Biennial bum-blackery, by Mr Bill Shakespode.
Thank’ees most kindly go to Venetian Marina for the excellent job done. Cardinal Wolsey got a lollipop for behaving himself in a most admirable fashion during the treatment.
The Cardinal photographed here below (thank’ee Bigsby) in “hover mode” waiting for the dry dock to be de-dried. His cunning electronics keep him centred in the bay with just a low, background electrical hum from the technotronic magnetious quasi-peregrinable multi-dimensional recoil-free drive-flanges.
We entered this vi-cin-it-ee of course with The Universe snapping at our heels, as is our medium-length felt wont. I was going to await the date at our previous moorings for another day or three but the madness came upon me and my hind-brain said ‘Move!’, so we moved. Scared the hell out of folks to see the Cardinal emerging from Cholmondeston Lock in daylight!
Storm Arwen saw me somewhat less than wisely moored out in the middle of Windy Alley (perhaps behind the hedgerow would have been better), and my goodness me, Matron, we haven’t had a blow like that for about five years. Sixty mph I reckon, mid-fifties sayeth the Met Office. Blowing off the towpath (an unusual north wind) and making the covers flap like sails in distress.
The Canal Company Ltd’s notice about “vegetation” came through with many others; a fallen tree somewhere around about the stretch where I had been moored when hind-brain said ‘computer says no – MOVE NOW!’
Chances are if we hadn’t moved I’d have either been stuck on the wrong side of the downed tree or perhaps worse. Thank you, Hind Brain. Moral of the story is, unless they involve gerbils and the tubes from catering rolls of tin foil, listen to your urges.
Close as we then were of course on the day that the Cardinal and I had been asked to present ourselves on the workshop pontoons the canal was frozen over. Not Arctic style, just a skim thick enough to form sheets in Windy Alley, and a slushy crunch all the way through the marina. On the way to blacking is the perfect time to encounter ice, but that still says nought for other folk’s boat hulls and blacking, so – while preferably not moving at all in ice – if there’s no choice then slowly and uber-gently is the modus, with a tiny tad of extra urge when even a thin ice sheet can make a turning narrowboat… slightly sluggish at the helm. I hope that we didn’t annoy too many folk on the moorings…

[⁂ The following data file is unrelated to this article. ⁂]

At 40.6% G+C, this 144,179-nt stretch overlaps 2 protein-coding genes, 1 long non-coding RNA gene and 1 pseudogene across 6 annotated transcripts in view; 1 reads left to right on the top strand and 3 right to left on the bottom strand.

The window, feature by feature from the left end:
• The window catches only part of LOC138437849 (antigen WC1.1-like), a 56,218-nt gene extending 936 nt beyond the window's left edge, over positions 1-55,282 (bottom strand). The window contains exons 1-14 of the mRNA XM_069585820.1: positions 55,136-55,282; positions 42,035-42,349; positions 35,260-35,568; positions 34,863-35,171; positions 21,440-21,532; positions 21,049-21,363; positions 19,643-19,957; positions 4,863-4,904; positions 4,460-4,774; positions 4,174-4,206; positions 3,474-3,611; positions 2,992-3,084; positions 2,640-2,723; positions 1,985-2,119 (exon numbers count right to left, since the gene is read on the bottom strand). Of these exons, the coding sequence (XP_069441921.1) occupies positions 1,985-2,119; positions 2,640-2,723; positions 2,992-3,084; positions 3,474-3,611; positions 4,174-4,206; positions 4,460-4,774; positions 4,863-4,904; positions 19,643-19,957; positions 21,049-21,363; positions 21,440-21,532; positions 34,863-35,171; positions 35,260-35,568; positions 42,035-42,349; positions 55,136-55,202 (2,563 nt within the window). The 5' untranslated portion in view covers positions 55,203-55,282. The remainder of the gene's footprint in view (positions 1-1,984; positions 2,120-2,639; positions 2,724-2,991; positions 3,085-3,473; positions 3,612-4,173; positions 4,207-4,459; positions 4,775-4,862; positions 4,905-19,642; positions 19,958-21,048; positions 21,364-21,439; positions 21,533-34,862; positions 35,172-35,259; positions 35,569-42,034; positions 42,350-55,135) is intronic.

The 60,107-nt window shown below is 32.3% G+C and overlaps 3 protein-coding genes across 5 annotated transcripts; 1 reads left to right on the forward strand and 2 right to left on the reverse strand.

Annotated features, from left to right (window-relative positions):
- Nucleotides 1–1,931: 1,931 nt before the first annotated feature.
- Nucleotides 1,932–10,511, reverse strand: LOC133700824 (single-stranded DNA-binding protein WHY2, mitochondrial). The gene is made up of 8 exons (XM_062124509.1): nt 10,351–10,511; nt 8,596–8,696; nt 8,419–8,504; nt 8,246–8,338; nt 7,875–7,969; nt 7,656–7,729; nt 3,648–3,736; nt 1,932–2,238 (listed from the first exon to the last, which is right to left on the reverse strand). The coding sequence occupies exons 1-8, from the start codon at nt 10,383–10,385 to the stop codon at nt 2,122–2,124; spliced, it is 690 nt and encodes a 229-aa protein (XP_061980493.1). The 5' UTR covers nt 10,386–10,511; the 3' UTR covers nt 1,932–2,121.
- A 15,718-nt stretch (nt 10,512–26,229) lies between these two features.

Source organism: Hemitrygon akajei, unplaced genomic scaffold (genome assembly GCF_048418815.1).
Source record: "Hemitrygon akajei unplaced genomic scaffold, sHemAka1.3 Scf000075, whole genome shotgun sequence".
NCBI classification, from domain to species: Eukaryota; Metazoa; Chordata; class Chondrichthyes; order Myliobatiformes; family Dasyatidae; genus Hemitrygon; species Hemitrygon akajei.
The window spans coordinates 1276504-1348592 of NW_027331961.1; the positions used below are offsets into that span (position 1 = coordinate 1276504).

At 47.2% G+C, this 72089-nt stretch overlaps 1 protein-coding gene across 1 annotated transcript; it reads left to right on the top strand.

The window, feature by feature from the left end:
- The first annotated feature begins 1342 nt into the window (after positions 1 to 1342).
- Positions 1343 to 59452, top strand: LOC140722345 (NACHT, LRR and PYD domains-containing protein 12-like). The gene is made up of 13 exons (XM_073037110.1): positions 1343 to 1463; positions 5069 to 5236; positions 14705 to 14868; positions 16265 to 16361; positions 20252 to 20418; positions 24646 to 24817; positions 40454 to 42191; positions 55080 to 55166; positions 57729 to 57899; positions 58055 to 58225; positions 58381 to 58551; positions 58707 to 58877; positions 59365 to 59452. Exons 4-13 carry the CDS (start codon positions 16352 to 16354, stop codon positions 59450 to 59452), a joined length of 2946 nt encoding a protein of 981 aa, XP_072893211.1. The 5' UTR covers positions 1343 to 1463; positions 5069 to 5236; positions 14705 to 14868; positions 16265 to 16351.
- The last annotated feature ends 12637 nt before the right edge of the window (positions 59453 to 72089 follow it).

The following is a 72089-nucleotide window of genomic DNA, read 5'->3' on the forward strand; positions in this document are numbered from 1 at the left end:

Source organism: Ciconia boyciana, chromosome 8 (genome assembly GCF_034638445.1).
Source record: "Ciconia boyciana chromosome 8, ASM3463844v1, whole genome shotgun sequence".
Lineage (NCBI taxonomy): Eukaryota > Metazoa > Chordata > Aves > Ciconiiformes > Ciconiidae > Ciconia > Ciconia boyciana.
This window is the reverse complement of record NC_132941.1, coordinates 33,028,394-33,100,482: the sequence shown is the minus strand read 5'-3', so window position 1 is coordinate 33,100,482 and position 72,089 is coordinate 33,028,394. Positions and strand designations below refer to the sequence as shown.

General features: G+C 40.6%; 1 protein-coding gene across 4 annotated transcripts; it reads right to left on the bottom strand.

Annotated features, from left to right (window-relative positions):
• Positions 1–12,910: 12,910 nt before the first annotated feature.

Blacking? I hear the “woke” brigade bristling and reaching for the blood-stained Censorious Pick-Axe Handle of Cancellation.
Tis the process of oiking a boat out of water, blasting off the hull, and slapping on some coats of black “paint” protection for the steel. Tis also a time to check the anodes, and the Cardinal’s twelve look to have plenty of life left in them yet. When next we’re out of the water I’ll have eight fresh ones bunged on and that’ll make twenty overall in various states of sacrificial sacrificity. Sic.
Tis also a time to show you the shape of a narrowboat’s hull below the waterline, and a glimpse of Mr Propeller and Mr Rudder.
The question is oft asked by passers-by ‘don’t you get fed up of crouching down all of the time?’. The Cardinal, like most narrowboats, shows just a little bit of rudder when afloat, so the waterline – where most towpath-walkers imagine the baseplate to be – is at about the first (lowest) rubbing strip. There’s lots of boat below that. Headroom in the Cardinal is 6′ 6″.
Indeed, there are three significant steps down from the rear deck (and each step a cupboard filled with engineering necessities at the stern), and, not surprisingly, a further three steps up again at the bow doors, each step there also being storage of necessitations abounding.
The interior “floor” of the Cardinal is perhaps 4″ above the (flat) baseplate; room for ballast, air-gap, insulation and oak wood-floor (cool on the old Hutson paddy-paws but oh so practical when walking in bits of muddy towpath).
That hatch that’s open in the photomatograph above gives access to the “weed hatch”, which is wot r a watertight hatch giving access to the propeller, clearing rubbish away from for the use of when necessary. It’s a bit of a rib-cracker as I discovered to my cost last time twas needed, getting down prone on the rear deck and reaching down into the water.
The bestest sight of the whole process is, natch, the Cardinal being roped out of the workshop and returned to Hutson hands. 🙂
Reversing – neither I nor the Cardinal together “do” reversing, most especially so with a marina audience, but needs must when the Devil derives (old mathematical aphorism, although some term it a mere proverb domestique) – back out from the workshop pontoons, turn and thence away. It’s a bit shallow at the edges because the marina, in its natural course of events, doesn’t get quite the constant traffic of the cut…
…via Messrs Chandlery (coal by arrangement, thank’ee), and the tap at the top (water by pipework, thank’ee – S.U.M.B.A., I think?)…
…and to our current moorings whereupon the Cardinal and I will whisper sweet nothings to one another (something about never being separated again until next time, or until Hell experiences a disconvenient environmental exothermic unbalance, or until Boris et al go full Nazi).
The well deck is looking mightily happy once again…
…and I can feel a curry approaching.
Messrs boat domestic batteries were of necessity mildly unhappy after their sojourn under a roof where Messrs Solar-Panels cannot see the Sun, but a little work yesterday and some more today has seen them achieve and enjoy “float” status once more. We shall cosset them and coddle them until they’ve forgotten all about “the indoor experience”.
So there you have it.
The Cardinal’s bottom laid bare for all to see.
Chin-chin for the mo, Muskies.
Ian H., and Cardinal W.